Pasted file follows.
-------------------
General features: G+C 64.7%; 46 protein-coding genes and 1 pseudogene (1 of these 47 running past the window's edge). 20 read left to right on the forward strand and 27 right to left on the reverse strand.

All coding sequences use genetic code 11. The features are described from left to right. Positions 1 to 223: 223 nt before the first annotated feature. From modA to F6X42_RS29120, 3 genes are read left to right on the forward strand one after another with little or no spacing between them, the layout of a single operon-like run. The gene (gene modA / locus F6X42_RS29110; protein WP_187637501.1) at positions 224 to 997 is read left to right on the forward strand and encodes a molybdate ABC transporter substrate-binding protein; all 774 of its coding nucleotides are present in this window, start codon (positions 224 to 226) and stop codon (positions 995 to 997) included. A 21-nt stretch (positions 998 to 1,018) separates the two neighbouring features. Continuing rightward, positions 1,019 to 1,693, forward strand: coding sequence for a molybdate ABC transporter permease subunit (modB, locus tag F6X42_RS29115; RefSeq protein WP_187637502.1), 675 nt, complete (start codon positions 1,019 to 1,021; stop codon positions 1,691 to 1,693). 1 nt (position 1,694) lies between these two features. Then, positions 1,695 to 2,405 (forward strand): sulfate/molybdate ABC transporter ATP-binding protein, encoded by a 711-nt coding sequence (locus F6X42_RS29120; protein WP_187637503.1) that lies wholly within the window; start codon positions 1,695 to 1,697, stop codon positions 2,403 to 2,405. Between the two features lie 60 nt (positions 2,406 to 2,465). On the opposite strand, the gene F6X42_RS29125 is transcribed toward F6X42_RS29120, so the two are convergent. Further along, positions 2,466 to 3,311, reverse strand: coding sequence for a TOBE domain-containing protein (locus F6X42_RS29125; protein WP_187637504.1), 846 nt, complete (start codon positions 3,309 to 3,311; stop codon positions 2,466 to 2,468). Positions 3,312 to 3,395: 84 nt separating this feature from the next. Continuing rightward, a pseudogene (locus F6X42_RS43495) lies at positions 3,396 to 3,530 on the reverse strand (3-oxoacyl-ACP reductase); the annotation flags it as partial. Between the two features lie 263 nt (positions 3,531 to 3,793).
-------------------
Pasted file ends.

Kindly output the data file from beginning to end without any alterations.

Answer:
General features: G+C 64.7%; 46 protein-coding genes and 1 pseudogene (1 of these 47 running past the window's edge). 20 read left to right on the forward strand and 27 right to left on the reverse strand.

All coding sequences use genetic code 11. The features are described from left to right. Positions 1 to 223: 223 nt before the first annotated feature. From modA to F6X42_RS29120, 3 genes are read left to right on the forward strand one after another with little or no spacing between them, the layout of a single operon-like run. The gene (gene modA / locus F6X42_RS29110; protein WP_187637501.1) at positions 224 to 997 is read left to right on the forward strand and encodes a molybdate ABC transporter substrate-binding protein; all 774 of its coding nucleotides are present in this window, start codon (positions 224 to 226) and stop codon (positions 995 to 997) included. A 21-nt stretch (positions 998 to 1,018) separates the two neighbouring features. Continuing rightward, positions 1,019 to 1,693, forward strand: coding sequence for a molybdate ABC transporter permease subunit (modB, locus tag F6X42_RS29115; RefSeq protein WP_187637502.1), 675 nt, complete (start codon positions 1,019 to 1,021; stop codon positions 1,691 to 1,693). 1 nt (position 1,694) lies between these two features. Then, positions 1,695 to 2,405 (forward strand): sulfate/molybdate ABC transporter ATP-binding protein, encoded by a 711-nt coding sequence (locus F6X42_RS29120; protein WP_187637503.1) that lies wholly within the window; start codon positions 1,695 to 1,697, stop codon positions 2,403 to 2,405. Between the two features lie 60 nt (positions 2,406 to 2,465). On the opposite strand, the gene F6X42_RS29125 is transcribed toward F6X42_RS29120, so the two are convergent. Further along, positions 2,466 to 3,311, reverse strand: coding sequence for a TOBE domain-containing protein (locus F6X42_RS29125; protein WP_187637504.1), 846 nt, complete (start codon positions 3,309 to 3,311; stop codon positions 2,466 to 2,468). Positions 3,312 to 3,395: 84 nt separating this feature from the next. Continuing rightward, a pseudogene (locus F6X42_RS43495) lies at positions 3,396 to 3,530 on the reverse strand (3-oxoacyl-ACP reductase); the annotation flags it as partial. Between the two features lie 263 nt (positions 3,531 to 3,793).